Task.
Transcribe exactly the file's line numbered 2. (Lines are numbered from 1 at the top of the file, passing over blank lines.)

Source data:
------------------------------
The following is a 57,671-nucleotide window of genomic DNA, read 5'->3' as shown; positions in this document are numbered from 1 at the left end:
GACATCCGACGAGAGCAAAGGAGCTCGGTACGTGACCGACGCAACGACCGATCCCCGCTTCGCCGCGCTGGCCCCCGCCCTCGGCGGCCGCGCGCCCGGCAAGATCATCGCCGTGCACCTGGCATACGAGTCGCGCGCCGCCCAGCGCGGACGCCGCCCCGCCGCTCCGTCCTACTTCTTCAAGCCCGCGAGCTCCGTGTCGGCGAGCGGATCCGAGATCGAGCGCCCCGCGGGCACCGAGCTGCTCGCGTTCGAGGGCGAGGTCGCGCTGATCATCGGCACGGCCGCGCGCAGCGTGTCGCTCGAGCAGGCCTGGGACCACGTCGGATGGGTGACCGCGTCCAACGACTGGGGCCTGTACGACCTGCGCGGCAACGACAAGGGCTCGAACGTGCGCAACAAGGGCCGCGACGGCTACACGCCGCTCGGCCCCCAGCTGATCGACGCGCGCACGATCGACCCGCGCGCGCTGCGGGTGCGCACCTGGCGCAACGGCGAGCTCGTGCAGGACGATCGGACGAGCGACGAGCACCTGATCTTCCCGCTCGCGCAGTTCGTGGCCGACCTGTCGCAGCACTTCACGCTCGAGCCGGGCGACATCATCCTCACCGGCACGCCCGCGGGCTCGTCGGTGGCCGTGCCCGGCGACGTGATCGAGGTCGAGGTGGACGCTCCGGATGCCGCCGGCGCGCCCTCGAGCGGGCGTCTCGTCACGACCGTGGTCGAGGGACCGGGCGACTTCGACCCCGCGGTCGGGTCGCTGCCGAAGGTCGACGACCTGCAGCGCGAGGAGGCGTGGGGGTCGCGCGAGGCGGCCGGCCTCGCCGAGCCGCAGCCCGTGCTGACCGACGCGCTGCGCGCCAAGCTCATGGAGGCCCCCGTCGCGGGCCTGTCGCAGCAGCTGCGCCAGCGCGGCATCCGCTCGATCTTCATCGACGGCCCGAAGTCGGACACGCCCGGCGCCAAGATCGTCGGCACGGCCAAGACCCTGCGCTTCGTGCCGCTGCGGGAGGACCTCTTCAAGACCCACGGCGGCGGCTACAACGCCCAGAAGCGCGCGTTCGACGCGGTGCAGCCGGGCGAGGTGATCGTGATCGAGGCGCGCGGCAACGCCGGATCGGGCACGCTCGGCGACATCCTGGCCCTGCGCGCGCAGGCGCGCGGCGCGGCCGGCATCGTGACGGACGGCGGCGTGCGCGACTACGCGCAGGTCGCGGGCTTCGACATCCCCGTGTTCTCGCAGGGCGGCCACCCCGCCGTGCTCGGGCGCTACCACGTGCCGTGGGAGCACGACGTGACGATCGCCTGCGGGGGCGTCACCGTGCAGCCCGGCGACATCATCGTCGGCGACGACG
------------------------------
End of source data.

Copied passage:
GACATCCGACGAGAGCAAAGGAGCTCGGTACGTGACCGACGCAACGACCGATCCCCGCTTCGCCGCGCTGGCCCCCGCCCTCGGCGGCCGCGCGCCCGGCAAGATCATCGCCGTGCACCTGGCATACGAGTCGCGCGCCGCCCAGCGCGGACGCCGCCCCGCCGCTCCGTCCTACTTCTTCAAGCCCGCGAGCTCCGTGTCGGCGAGCGGATCCGAGATCGAGCGCCCCGCGGGCACCGAGCTGCTCGCGTTCGAGGGCGAGGTCGCGCTGATCATCGGCACGGCCGCGCGCAGCGTGTCGCTCGAGCAGGCCTGGGACCACGTCGGATGGGTGACCGCGTCCAACGACTGGGGCCTGTACGACCTGCGCGGCAACGACAAGGGCTCGAACGTGCGCAACAAGGGCCGCGACGGCTACACGCCGCTCGGCCCCCAGCTGATCGACGCGCGCACGATCGACCCGCGCGCGCTGCGGGTGCGCACCTGGCGCAACGGCGAGCTCGTGCAGGACGATCGGACGAGCGACGAGCACCTGATCTTCCCGCTCGCGCAGTTCGTGGCCGACCTGTCGCAGCACTTCACGCTCGAGCCGGGCGACATCATCCTCACCGGCACGCCCGCGGGCTCGTCGGTGGCCGTGCCCGGCGACGTGATCGAGGTCGAGGTGGACGCTCCGGATGCCGCCGGCGCGCCCTCGAGCGGGCGTCTCGTCACGACCGTGGTCGAGGGACCGGGCGACTTCGACCCCGCGGTCGGGTCGCTGCCGAAGGTCGACGACCTGCAGCGCGAGGAGGCGTGGGGGTCGCGCGAGGCGGCCGGCCTCGCCGAGCCGCAGCCCGTGCTGACCGACGCGCTGCGCGCCAAGCTCATGGAGGCCCCCGTCGCGGGCCTGTCGCAGCAGCTGCGCCAGCGCGGCATCCGCTCGATCTTCATCGACGGCCCGAAGTCGGACACGCCCGGCGCCAAGATCGTCGGCACGGCCAAGACCCTGCGCTTCGTGCCGCTGCGGGAGGACCTCTTCAAGACCCACGGCGGCGGCTACAACGCCCAGAAGCGCGCGTTCGACGCGGTGCAGCCGGGCGAGGTGATCGTGATCGAGGCGCGCGGCAACGCCGGATCGGGCACGCTCGGCGACATCCTGGCCCTGCGCGCGCAGGCGCGCGGCGCGGCCGGCATCGTGACGGACGGCGGCGTGCGCGACTACGCGCAGGTCGCGGGCTTCGACATCCCCGTGTTCTCGCAGGGCGGCCACCCCGCCGTGCTCGGGCGCTACCACGTGCCGTGGGAGCACGACGTGACGATCGCCTGCGGGGGCGTCACCGTGCAGCCCGGCGACATCATCGTCGGCGACGACG